Tag Archive for Butterworth Jess

Back To School (Remotely)

“He was struck by how lives diverge and by how powerless each of us is up against the force of circumstance.” Philip Roth, Nemesis

Powerless we may be in the grand scheme of things, but powerful we are as parents in the education of our children. Particularly when they’re remote learning! As the school term starts again, I thought I’d quickly outline some excellent resources connected with children’s reading and literacy. Although these have been widely shared in the children’s book world, parents and carers may not yet know about them:

authorfy challenge
My favourite so far is this Authorfy literary challenge. (You can click on the picture to make it larger.)  Authorfy started a few years ago and is quickly becoming an unparalleled resource for teachers and librarians. As well as this simple picture tool, there are ten minute challenges to complete on the website, numerous free videos from authors exploring learning resources connected to their books, such as how to write historical fiction and so on (called masterclasses on the classroom part of the site), and a creative area with more ‘fun’ activities’ such as word searches, colouring, quizzes and more, all of which are connected to the texts.

Another useful source of lesson plans or learning schemes is CLPE. Although really a professional tool for teachers, they have some free downloadable resources connected to a few select books. They are more in-depth than most, but easy to navigate. They also have some resources that were created for World Book Day, which are suitable for home learning. Click here.

While we’re on teaching resources, I can’t help but plug some of my own – look on Zephyr’s site for some wonderful novels and see the accompanying readers’ notes. Click on the ‘here’ at the end of each paragraph.

So many authors are giving up oodles of their time to bring free readings, videos and teaching ideas to you. Anthony Horowitz has decided to write a new Diamond Brothers novel called Where Seagulls Dare, and is planning to share a chapter at a time as he writes it. It should appear on his website. Frank Cottrell-Boyce has some excellent resources on his Instagram pages, including creative writing tasks for Key Stage 2 (Years 3-6). Cressida Cowell is busy reading from her How to Train Your Dragon series, and you can access this on Youtube or via BookTrust – she is after all, our current Children’s Laureate (with a now extended tenure because of the Coronavirus). There are many other ‘hometime’ ideas on the BookTrust website.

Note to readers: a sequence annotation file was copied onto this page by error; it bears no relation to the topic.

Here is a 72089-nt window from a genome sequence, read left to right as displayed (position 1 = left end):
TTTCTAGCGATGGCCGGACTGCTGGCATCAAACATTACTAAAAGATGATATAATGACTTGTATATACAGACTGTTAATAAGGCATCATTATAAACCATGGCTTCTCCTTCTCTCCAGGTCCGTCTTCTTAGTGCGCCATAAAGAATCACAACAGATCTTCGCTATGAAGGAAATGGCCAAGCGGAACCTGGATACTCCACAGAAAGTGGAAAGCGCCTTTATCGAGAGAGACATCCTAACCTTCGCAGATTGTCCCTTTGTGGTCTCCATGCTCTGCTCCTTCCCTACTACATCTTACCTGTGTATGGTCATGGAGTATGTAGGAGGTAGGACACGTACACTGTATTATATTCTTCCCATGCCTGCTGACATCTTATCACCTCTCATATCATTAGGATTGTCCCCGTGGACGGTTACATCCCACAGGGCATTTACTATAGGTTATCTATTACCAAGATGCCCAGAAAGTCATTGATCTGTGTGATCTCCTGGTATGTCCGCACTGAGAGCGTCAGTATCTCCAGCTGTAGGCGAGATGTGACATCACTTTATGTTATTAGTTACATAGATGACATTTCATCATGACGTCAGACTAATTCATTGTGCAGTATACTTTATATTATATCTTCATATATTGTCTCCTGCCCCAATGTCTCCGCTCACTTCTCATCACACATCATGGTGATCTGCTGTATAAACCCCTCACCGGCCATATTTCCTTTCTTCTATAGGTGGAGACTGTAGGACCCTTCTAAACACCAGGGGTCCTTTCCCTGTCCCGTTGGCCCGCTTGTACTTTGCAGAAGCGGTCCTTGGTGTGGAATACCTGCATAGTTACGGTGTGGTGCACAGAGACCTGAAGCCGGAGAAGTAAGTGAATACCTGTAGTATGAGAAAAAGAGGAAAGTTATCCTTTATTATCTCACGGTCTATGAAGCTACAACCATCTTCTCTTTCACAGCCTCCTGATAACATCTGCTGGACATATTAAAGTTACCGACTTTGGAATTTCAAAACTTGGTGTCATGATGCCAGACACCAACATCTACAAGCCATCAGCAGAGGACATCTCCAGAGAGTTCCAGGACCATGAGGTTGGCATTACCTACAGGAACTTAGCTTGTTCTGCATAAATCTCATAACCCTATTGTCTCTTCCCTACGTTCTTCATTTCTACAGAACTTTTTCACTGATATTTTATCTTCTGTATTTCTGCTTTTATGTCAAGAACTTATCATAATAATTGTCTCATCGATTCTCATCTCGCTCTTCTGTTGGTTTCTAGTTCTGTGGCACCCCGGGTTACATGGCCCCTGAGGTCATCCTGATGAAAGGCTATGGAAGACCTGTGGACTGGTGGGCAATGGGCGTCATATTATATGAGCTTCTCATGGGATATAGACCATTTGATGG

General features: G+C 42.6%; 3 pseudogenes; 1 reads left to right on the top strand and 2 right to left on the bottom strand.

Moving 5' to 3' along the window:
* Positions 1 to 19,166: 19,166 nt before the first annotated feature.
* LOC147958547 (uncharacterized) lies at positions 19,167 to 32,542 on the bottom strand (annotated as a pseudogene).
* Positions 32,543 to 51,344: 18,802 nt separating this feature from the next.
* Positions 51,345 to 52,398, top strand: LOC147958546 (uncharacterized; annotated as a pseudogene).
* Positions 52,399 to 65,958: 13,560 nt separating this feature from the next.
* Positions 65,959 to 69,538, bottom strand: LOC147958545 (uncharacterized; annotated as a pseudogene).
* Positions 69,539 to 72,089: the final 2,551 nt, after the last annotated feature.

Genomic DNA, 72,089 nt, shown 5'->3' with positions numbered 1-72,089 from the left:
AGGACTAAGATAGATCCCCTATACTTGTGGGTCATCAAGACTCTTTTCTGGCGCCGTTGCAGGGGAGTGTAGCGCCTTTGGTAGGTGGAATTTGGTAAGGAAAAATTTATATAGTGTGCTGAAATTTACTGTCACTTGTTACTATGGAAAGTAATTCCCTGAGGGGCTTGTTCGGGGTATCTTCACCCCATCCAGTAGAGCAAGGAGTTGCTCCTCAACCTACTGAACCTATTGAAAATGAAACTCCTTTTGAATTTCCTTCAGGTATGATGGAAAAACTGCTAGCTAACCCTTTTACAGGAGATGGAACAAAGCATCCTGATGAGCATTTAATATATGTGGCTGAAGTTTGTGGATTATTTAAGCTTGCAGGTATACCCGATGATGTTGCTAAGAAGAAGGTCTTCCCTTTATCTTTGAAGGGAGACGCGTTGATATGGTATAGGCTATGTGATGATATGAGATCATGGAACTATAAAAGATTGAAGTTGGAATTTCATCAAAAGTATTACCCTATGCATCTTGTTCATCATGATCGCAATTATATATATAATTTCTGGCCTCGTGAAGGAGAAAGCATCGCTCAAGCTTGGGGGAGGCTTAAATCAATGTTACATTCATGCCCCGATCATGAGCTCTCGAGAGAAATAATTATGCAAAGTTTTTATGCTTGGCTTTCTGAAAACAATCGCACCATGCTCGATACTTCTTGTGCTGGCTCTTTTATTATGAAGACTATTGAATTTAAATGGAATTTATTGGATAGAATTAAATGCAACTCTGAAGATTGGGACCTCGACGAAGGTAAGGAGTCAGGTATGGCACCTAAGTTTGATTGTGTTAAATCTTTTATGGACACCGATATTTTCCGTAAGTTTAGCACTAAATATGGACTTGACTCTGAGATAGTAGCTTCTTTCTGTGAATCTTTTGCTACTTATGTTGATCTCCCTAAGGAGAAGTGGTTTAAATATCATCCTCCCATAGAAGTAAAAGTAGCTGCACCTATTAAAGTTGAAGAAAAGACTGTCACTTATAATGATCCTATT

For budding artists, many illustrators are also teaching their tricks of the trade virtually. BookTrust’s illustrator-in-residence, Ed Vere, is running a drawing competition here. 

I mentioned Rob Biddulph’s #drawwithRob before, but you can also find Steve Antony’s drawing videos on YouTube, as well as many others, and simply the best place to see what’s going on is to visit this webpage, hosted by Toppsta, which updates daily giving live activity listings.

hug me
For those who want a more passive tool, Tom Hardy is starting a week of bedtime stories on the CBeebies bedtime slot, 6.50pm, starting 27th April with Hug Me by Simone Ciraolo. I think parents and children will be glued to the screen, maybe trying to hug it! 

I’ll try and bring you some more actual book recommendations soon (although I’m home-schooling three so I might be a bit busy)! In the meantime, you can check out the National Shelf Service video channel, in which a librarian recommends a children’s book each day. 

Also, I’ve found an excellent and fun way to tap into gaps in your child’s education. Editor Gillian Stern has produced a brilliant series of general knowledge quizzes for children in Years 5 and 6, which she’ll email you for free, and they are perfectly pitched. You’ll need to contact her via Twitter. We tried the first quiz, and the score was more than acceptable, but did show us where the gaps are. Now to teach! (The questions can be used in any format – stage your own quiz show, use buzzers, make noises, award prizes.)